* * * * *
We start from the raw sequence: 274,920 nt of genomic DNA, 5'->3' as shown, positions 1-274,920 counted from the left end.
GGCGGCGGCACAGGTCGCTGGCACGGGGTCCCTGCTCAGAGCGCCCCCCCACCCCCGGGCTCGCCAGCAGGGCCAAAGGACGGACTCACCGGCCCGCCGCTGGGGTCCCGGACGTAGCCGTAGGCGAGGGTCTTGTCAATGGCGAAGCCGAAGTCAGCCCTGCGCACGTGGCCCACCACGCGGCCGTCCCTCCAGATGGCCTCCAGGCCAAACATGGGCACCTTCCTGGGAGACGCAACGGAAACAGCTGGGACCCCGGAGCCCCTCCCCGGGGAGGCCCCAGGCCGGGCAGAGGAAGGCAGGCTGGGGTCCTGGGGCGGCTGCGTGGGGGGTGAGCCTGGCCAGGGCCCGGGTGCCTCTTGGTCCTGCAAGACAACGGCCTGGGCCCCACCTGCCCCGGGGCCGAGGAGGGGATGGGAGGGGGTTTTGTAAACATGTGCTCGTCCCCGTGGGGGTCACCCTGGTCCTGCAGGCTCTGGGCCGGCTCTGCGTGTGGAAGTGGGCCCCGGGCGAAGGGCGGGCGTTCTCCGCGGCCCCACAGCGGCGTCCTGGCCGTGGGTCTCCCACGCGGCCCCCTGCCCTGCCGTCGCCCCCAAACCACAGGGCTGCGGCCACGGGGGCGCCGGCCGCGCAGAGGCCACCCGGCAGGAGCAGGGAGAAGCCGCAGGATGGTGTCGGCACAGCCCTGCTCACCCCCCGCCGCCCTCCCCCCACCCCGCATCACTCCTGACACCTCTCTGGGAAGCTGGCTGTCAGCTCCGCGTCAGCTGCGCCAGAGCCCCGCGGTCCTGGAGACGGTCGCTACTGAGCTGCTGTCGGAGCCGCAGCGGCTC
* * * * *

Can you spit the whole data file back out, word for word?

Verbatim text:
We start from the raw sequence: 274,920 nt of genomic DNA, 5'->3' as shown, positions 1-274,920 counted from the left end.
GGCGGCGGCACAGGTCGCTGGCACGGGGTCCCTGCTCAGAGCGCCCCCCCACCCCCGGGCTCGCCAGCAGGGCCAAAGGACGGACTCACCGGCCCGCCGCTGGGGTCCCGGACGTAGCCGTAGGCGAGGGTCTTGTCAATGGCGAAGCCGAAGTCAGCCCTGCGCACGTGGCCCACCACGCGGCCGTCCCTCCAGATGGCCTCCAGGCCAAACATGGGCACCTTCCTGGGAGACGCAACGGAAACAGCTGGGACCCCGGAGCCCCTCCCCGGGGAGGCCCCAGGCCGGGCAGAGGAAGGCAGGCTGGGGTCCTGGGGCGGCTGCGTGGGGGGTGAGCCTGGCCAGGGCCCGGGTGCCTCTTGGTCCTGCAAGACAACGGCCTGGGCCCCACCTGCCCCGGGGCCGAGGAGGGGATGGGAGGGGGTTTTGTAAACATGTGCTCGTCCCCGTGGGGGTCACCCTGGTCCTGCAGGCTCTGGGCCGGCTCTGCGTGTGGAAGTGGGCCCCGGGCGAAGGGCGGGCGTTCTCCGCGGCCCCACAGCGGCGTCCTGGCCGTGGGTCTCCCACGCGGCCCCCTGCCCTGCCGTCGCCCCCAAACCACAGGGCTGCGGCCACGGGGGCGCCGGCCGCGCAGAGGCCACCCGGCAGGAGCAGGGAGAAGCCGCAGGATGGTGTCGGCACAGCCCTGCTCACCCCCCGCCGCCCTCCCCCCACCCCGCATCACTCCTGACACCTCTCTGGGAAGCTGGCTGTCAGCTCCGCGTCAGCTGCGCCAGAGCCCCGCGGTCCTGGAGACGGTCGCTACTGAGCTGCTGTCGGAGCCGCAGCGGCTC